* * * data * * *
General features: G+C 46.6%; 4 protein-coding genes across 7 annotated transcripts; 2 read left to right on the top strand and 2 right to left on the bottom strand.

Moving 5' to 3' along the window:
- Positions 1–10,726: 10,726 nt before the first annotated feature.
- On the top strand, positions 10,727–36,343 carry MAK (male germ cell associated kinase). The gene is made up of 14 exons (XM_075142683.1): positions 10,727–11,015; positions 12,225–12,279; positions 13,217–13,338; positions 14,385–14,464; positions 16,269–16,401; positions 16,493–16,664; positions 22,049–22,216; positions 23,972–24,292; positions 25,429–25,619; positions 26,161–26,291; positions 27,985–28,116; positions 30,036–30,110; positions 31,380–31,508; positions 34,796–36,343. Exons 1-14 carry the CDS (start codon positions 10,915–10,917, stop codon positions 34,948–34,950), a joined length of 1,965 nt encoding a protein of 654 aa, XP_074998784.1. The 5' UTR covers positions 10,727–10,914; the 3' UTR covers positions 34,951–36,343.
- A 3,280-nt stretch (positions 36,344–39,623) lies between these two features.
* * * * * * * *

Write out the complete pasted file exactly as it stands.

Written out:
General features: G+C 46.6%; 4 protein-coding genes across 7 annotated transcripts; 2 read left to right on the top strand and 2 right to left on the bottom strand.

Moving 5' to 3' along the window:
- Positions 1–10,726: 10,726 nt before the first annotated feature.
- On the top strand, positions 10,727–36,343 carry MAK (male germ cell associated kinase). The gene is made up of 14 exons (XM_075142683.1): positions 10,727–11,015; positions 12,225–12,279; positions 13,217–13,338; positions 14,385–14,464; positions 16,269–16,401; positions 16,493–16,664; positions 22,049–22,216; positions 23,972–24,292; positions 25,429–25,619; positions 26,161–26,291; positions 27,985–28,116; positions 30,036–30,110; positions 31,380–31,508; positions 34,796–36,343. Exons 1-14 carry the CDS (start codon positions 10,915–10,917, stop codon positions 34,948–34,950), a joined length of 1,965 nt encoding a protein of 654 aa, XP_074998784.1. The 5' UTR covers positions 10,727–10,914; the 3' UTR covers positions 34,951–36,343.
- A 3,280-nt stretch (positions 36,344–39,623) lies between these two features.